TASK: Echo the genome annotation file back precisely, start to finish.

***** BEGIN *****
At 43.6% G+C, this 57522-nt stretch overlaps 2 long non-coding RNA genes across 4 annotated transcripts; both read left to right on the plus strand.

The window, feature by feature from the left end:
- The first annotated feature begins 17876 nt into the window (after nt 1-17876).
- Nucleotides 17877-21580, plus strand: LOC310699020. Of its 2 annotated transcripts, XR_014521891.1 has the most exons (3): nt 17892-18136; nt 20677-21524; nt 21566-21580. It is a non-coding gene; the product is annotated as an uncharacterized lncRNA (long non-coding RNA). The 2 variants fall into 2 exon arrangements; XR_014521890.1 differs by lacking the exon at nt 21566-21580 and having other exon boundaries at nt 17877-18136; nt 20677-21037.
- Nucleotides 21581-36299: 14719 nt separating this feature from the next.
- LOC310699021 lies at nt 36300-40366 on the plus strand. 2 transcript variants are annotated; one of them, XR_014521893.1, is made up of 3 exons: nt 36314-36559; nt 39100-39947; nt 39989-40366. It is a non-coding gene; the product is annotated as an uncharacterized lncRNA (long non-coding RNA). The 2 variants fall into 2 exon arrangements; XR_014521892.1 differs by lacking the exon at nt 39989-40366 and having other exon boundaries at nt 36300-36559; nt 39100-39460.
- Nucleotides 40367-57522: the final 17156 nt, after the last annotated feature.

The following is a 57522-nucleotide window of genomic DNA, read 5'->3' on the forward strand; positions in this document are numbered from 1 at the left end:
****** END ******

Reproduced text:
At 43.6% G+C, this 57522-nt stretch overlaps 2 long non-coding RNA genes across 4 annotated transcripts; both read left to right on the plus strand.

The window, feature by feature from the left end:
- The first annotated feature begins 17876 nt into the window (after nt 1-17876).
- Nucleotides 17877-21580, plus strand: LOC310699020. Of its 2 annotated transcripts, XR_014521891.1 has the most exons (3): nt 17892-18136; nt 20677-21524; nt 21566-21580. It is a non-coding gene; the product is annotated as an uncharacterized lncRNA (long non-coding RNA). The 2 variants fall into 2 exon arrangements; XR_014521890.1 differs by lacking the exon at nt 21566-21580 and having other exon boundaries at nt 17877-18136; nt 20677-21037.
- Nucleotides 21581-36299: 14719 nt separating this feature from the next.
- LOC310699021 lies at nt 36300-40366 on the plus strand. 2 transcript variants are annotated; one of them, XR_014521893.1, is made up of 3 exons: nt 36314-36559; nt 39100-39947; nt 39989-40366. It is a non-coding gene; the product is annotated as an uncharacterized lncRNA (long non-coding RNA). The 2 variants fall into 2 exon arrangements; XR_014521892.1 differs by lacking the exon at nt 39989-40366 and having other exon boundaries at nt 36300-36559; nt 39100-39460.
- Nucleotides 40367-57522: the final 17156 nt, after the last annotated feature.

The following is a 57522-nucleotide window of genomic DNA, read 5'->3' on the forward strand; positions in this document are numbered from 1 at the left end: